Award season is finally upon us and after the generally amazing (albeit controversial) cinematic year we’ve had, it feels like a ton of bricks has been dropped on top of me. I feel like I have barely had enough time at all to recover from a year that has been jam-packed with so many high octane movies, so I have now wound down into a state of contemplation. As the bell began to strike 12 on the 31st of December 2015, my rum addled mind looked back on some of my highs and lows of the year which included a fair few awesome trips to the cinema. I then started thinking about how some of my fondest memories in general revolve around going to see a film with my mates and I was struck with the idea of how our viewing experience can really affect our enjoyment of the movies we watch. In my opinion, physically going to the cinema makes it a grand occasion; the unfathomable amount of rage when you show your friend your favourite movie and you catch them texting during the best moments is inevitably avoided. Suddenly, my contemplation turned to realisation as I realised how much of a sad act I am to be always thinking about what I am going to write next for this site, but well, here I am typing away… so let’s have a stroll through my stories of how my viewing experience affected my perception of film.
Going to the cinema:
I think I spent most of the pocket money I ever got on trips to the cinema. Whenever I go I make a day of it: usually meeting up with friends for a meal either before or after the viewing, going to a shop with cheaper sweets beforehand to stuff into our coats once we get to there, and the inevitable avid conversations that would fly around the group afterwards. I have seen friendships made and broken in such moments when the movies are all fresh in our minds and emotions haven’t dulled from the passage of time: I got into an intense disagreement after seeing “The Lovely Bones” (2009) which left both parties in massive strops for a good few weeks afterwards, and; I saw an explosive argument between a science and a philosophy student after “Looper” (2012) which caused a massive division in that student house until all went their separate ways and never spoke to each other again… let’s give that a bit of a moment to mull over.
Let’s face it, in the cinema you see the film as you were meant to see it, in the dark with immersive surround sound and dazzling super high definition pictures. I feel that in such an experience the emotions you feel whilst watching the movie are far more heightened and sharpened compared to watching it whilst streaming it in on your laptop, for example. I know this to be a fact for me personally from the times I have tightly clasped my friends’ hands, clawed at my sister’s side, flapped my hands at my own face, shrank down in my chair and tucked my feet under my legs. In the cinema there is no distraction or escape from the onslaught of sounds and images being hurtled at your face and I LOVE IT! Also, and this may be slightly annoying to other film goers, friend to friend commentary is the absolute best: I almost suffocated in my seat when me and my sister both came up with the idea of Thorin sliding his bare arse against the hole in “Battle of the Five Armies” (2014); I won a lot of laughs when I compared Gru’s driving from “Despicable Me” (2010) to my friend’s; and nothing beats pointing out the ugliest Character and whispering in your friend’s ear “That’s your boyfriend”. As a result of all this, I will always have a bias towards films that I have seen in the cinema over any other movie that I have seen, most likely due to my sub-conscious link to grandeur of the viewing experience itself.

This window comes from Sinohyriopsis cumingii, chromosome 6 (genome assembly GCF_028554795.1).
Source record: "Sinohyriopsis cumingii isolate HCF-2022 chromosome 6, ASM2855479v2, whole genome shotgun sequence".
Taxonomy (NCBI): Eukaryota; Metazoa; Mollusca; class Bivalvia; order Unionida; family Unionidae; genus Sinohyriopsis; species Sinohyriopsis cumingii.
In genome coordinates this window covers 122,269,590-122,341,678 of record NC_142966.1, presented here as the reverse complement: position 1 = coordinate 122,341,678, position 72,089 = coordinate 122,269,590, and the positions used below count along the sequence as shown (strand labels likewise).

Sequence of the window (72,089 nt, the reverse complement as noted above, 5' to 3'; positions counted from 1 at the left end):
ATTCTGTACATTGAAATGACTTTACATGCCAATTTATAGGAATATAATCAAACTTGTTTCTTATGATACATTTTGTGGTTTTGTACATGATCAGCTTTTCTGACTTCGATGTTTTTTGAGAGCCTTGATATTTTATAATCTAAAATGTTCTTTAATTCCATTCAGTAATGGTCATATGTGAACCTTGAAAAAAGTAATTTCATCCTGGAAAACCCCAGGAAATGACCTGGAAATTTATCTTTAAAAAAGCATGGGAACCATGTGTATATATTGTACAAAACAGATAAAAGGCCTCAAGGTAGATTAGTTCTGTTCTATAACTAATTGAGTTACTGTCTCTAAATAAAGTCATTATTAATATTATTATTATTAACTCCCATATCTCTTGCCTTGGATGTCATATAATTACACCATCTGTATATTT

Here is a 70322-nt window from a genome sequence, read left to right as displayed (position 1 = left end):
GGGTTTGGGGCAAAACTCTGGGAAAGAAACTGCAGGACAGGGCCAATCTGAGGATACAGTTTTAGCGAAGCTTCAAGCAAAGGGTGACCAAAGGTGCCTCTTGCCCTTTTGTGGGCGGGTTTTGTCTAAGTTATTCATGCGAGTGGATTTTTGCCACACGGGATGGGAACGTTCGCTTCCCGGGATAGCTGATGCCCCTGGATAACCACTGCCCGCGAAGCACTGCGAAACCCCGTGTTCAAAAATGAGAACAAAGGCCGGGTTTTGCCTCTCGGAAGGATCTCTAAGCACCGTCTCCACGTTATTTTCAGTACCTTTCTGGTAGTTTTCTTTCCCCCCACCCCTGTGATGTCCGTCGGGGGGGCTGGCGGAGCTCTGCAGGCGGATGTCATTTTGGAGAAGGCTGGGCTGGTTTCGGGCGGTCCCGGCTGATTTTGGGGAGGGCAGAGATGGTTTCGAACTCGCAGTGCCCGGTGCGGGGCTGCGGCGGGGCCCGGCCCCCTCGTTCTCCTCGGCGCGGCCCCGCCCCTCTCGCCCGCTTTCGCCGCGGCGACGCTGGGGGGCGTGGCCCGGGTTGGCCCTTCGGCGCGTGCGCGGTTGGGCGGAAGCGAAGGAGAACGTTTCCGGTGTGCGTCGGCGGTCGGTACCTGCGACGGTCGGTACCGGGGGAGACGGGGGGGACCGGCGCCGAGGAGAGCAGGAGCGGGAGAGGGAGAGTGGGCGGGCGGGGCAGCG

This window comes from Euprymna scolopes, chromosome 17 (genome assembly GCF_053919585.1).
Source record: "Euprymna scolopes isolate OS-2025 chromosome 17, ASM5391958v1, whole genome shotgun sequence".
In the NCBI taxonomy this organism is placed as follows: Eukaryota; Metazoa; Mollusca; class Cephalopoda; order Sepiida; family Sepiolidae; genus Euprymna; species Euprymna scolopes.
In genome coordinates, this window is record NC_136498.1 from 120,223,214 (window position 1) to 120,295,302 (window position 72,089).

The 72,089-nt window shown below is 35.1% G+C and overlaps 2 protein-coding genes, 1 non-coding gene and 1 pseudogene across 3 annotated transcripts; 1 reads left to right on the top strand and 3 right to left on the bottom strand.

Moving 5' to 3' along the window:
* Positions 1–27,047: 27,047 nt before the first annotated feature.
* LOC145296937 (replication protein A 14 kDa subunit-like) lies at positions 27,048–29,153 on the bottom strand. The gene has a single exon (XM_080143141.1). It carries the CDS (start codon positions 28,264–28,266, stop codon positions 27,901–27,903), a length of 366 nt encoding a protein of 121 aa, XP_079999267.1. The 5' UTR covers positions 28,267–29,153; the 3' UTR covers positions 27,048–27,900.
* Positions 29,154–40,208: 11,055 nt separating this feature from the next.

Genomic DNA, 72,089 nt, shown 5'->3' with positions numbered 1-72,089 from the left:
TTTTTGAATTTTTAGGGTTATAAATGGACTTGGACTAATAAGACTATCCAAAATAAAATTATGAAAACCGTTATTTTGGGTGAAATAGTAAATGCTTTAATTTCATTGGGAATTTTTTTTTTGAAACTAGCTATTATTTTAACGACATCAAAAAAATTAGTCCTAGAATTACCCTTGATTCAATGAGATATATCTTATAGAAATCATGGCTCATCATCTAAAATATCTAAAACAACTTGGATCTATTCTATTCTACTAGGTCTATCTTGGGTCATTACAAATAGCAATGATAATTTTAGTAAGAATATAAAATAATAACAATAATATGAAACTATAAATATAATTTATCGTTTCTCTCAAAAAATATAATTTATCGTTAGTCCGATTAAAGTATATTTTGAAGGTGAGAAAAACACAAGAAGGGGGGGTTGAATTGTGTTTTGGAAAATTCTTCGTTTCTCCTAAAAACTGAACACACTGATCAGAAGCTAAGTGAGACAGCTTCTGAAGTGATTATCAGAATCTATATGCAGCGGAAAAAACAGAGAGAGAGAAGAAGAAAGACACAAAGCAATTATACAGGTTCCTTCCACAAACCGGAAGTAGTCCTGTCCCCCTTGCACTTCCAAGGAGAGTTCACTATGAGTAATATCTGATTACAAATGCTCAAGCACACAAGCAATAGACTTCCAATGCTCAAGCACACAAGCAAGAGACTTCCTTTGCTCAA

Sneaking in underage:
You all know that I am bit of a sucker for kid’s movies but, in reality, I am of the opinion that a lot of movies become better with an X-rating. No, not every film of this rating is amazing but they have the potential to be: there are barely any barriers in the violence, drugs, debauchery, sex, controversy and downright depravity to prevent you from making harrowing, hard-hitting masterpieces. However, once you are of age you lose the totally unique and really fun form of film viewing that is lying your way into a film underage. Ooh watch out everyone, we’re gonna find out how much of a badass I was when I was kid. Ha, I wish. But, seriously, for a total square like 12 year old me, this was the most thrilling thing ever. I am a terrible liar so when it worked I was a smooth criminal, and I’ll tell you now, most of the time it didn’t work: “When were you born?” “Uhhhhh…1991?” “Do you have any proof of age?” “Erm got a buspass?” “GET OUT!” “…awwww.” I tell you, I was really looking forward to Black Sheep. So, why do I miss it? Because watching comedies and horrors underage gives it that amazing illegal feeling. Everything is funnier and scarier and the more disgusting the film, the cooler you are. To be honest, looking back on these experiences makes me appreciate why the rating system exists, some of the movies I watched when I was too young really pierced through my innocence. As an adult I find “Borat (2006)” funny and cringe at the offensive bits, but as 13 year old watching Sacha Baron Cohen’s practically eat out a bloke’s arse, bringing a pile of poo to a table and conversing with racists, appalled and horrified me. And, was that a bad thing? To be shook to my core like that at such a young tender age? God no! I ran down the school halls the following week screaming “EAT MY ARSEHOLE!” none the worse (I’d like to believe). The death count and gore in “Hot Fuzz (2007)” was far more hysterical as a kid than for a hardy adult (and I know because the only people laughing in that scream were the blatant 12 and 13 year olds) and I think I consider it to be one of my favourite movies because of the after-awesome feeling from when I first watched Adam’s buxton head being splattered by a huge rock and an old lady get done-in by her own shears. I will probably never have as much fun in cinema as an adult – the danger is lost to my hardier, old, cynical adult soul. Enjoy it while you can kids.